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People Don’t Go To Libraries For Information…They Go There Because…

What do libraries really offer? It’s an important question to ask because the answer helps to determine what the library’s core business is. And in seeking the answer we need to think less about the goods, services and content libraries provide, and to focus instead on the value that our user communities derive from the services and content. As I learned from a Bill Gribbons talk on user experience, the whole process of designing the experience begins with knowing what the library’s core business and values are. But grasping the library’s core business and being able to articulate it is a challenge.

A brief article titled “Innovation Strategy: What Business are We In?” in Innovation Tools got me thinking that a way to start defining the library’s business is to imagine what it isn’t – and what it is that people really want from the library. The Innovation Tools article shared a number of those “they thought they were in the …business, but…” and that got me thinking about applying that to the library. For example, “Black & Decker doesn’t sell drills, they sell holes in the wall” or “Harley-Davidson doesn’t sell motorcycles it sells the concept of freedom to middle-age men.” And of course you’ve heard those lines about companies that thought they were in one business but were put out of it by disruptive technologies. For example, “companies that thought they were in the typewriter business were really in the communication business and they were put out of business by the word processor.”

The first thing that comes to my mind is that libraries think they are in the information business but they are really in the education or learning business. Members of the library’s community need information the same way Black & Decker’s customers need power tools and drill bits. It’s just a means to an end. For years we have heard that the library’s basic business is to acquire, store, organize and make information – in all formats – accessible. That now seems to be the classic focus on the commodity or product rather the benefits libraries provide to their users. David Lankes gets it. In a recent Blended Librarians Online Learning Community webcast he said that libraries are in the knowledge business, and that since knowledge is created through conversations libraries are also or ultimately in the business of facilitating community conversations. That’s a core principle of Lankes’ Participatory Librarianship concept.” My fellow DBL blogger Brian Mathews shared his thought that he sees libraries as being in the productivity business, helping students and faculty to efficiently get the resources and help they need to acheive their objectives.

It may be that there is no single business that defines libraries. Each library differs somewhat with respect to its culture and community so the nature of defining the library’s business may be, to some extent, situational. Your library may be in the community building business or your library’s children’s department may be in the business of creating the next generation of readers. The bottom line, according to the Innovation Tools article is that you begin defining your library’s business by:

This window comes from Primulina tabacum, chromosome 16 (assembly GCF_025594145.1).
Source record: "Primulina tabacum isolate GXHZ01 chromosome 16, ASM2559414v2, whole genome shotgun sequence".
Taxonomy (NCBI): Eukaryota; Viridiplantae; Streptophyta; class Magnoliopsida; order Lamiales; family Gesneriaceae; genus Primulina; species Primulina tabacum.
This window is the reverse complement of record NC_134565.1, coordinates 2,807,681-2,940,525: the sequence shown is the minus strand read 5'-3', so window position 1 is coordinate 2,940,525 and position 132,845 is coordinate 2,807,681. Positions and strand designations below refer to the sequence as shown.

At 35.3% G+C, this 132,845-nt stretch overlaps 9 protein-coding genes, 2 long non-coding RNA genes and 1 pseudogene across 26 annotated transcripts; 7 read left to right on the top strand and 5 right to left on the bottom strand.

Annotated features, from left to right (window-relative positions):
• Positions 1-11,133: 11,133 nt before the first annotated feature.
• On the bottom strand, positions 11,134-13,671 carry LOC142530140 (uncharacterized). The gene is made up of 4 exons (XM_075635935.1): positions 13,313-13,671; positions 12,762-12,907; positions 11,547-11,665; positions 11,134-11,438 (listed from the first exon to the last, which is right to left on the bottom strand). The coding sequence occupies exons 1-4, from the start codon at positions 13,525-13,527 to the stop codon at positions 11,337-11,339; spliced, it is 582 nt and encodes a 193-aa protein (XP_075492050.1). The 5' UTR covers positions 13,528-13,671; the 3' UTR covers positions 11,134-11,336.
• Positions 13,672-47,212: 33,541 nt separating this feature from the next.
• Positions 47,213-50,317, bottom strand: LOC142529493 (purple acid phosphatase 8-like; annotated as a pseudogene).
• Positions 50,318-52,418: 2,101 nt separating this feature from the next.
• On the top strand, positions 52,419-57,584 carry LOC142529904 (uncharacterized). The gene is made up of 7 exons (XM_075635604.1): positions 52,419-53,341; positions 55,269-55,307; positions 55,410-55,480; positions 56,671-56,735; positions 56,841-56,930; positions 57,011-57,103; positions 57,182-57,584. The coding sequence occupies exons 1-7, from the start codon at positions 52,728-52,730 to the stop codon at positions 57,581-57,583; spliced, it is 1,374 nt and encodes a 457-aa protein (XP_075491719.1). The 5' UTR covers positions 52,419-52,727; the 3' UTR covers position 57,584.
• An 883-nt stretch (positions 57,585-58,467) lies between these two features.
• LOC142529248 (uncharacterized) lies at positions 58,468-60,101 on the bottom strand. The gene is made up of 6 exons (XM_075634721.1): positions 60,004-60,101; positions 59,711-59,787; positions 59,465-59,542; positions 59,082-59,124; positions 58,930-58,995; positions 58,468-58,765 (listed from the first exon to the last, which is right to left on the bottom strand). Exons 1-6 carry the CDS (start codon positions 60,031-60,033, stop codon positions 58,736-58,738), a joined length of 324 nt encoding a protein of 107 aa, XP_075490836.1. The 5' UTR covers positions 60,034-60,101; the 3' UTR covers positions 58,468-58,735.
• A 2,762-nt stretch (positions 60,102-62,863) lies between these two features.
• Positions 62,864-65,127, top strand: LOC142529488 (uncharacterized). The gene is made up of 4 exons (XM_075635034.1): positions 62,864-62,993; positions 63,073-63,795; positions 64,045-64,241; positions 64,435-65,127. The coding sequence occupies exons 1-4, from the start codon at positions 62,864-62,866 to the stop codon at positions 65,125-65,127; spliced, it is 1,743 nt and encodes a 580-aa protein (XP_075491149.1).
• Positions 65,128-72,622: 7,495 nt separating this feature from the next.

- ask the customers

- ask the people who consider your product but do not buy it

- observe your customers and see how they use your product

The point is that “Unless you know exactly why prospective customers will buy your product (or use your services) you are unable to properly market or sell. Worse you will be blind to the alternatives, the opportunities and the threats which exist.” In other words, if we fail to truly know what business we are in we can’t possibly innovate in order to avoid be marginalized by another disruptive technology. If we think we’re in the business of creating gateways to content then we deserve to be disrupted by the next great technology that everyone will use to achieve their learning outcomes – which is why virtually all students use Google first to tackle course assignments or use YouTube to supplement course content. Librarians do demonstrate innovative practices, but too often we innovate in technologies that do not address our core business. If we really want to create change that is of value to our users we had better figure out why they go to libraries and what they use them for. Then we can clearly articulate the business we are in and innovate based on benefits people derive from libraries.

Comments

Comment from Nicole Hennig
Posted: January 14, 2009 at 8:05 pm

I found this post extremely useful and will use it in our “visioning” process for the MIT Libraries. Our staff all have such different views about what business we think we’re in and it’s a good point to observe our users more and look at why they use libraries (or don’t use our libraries) and what their goals are. We have some data on this from a “photo diary” study we did 2 years ago. We cataloged our users goals after in-depth interviews with them. http://tinyurl.com/7fd7vv

Pingback from Is an open door a successful business? : Manage This!
Posted: January 19, 2009 at 10:40 pm

[...] at Designing Better Libraries in Steven Bell’s post, People Don’t Go To Libraries For Information…They Go There Because… , the importance of knowing what business we are in is explored. For years we have heard that the [...]

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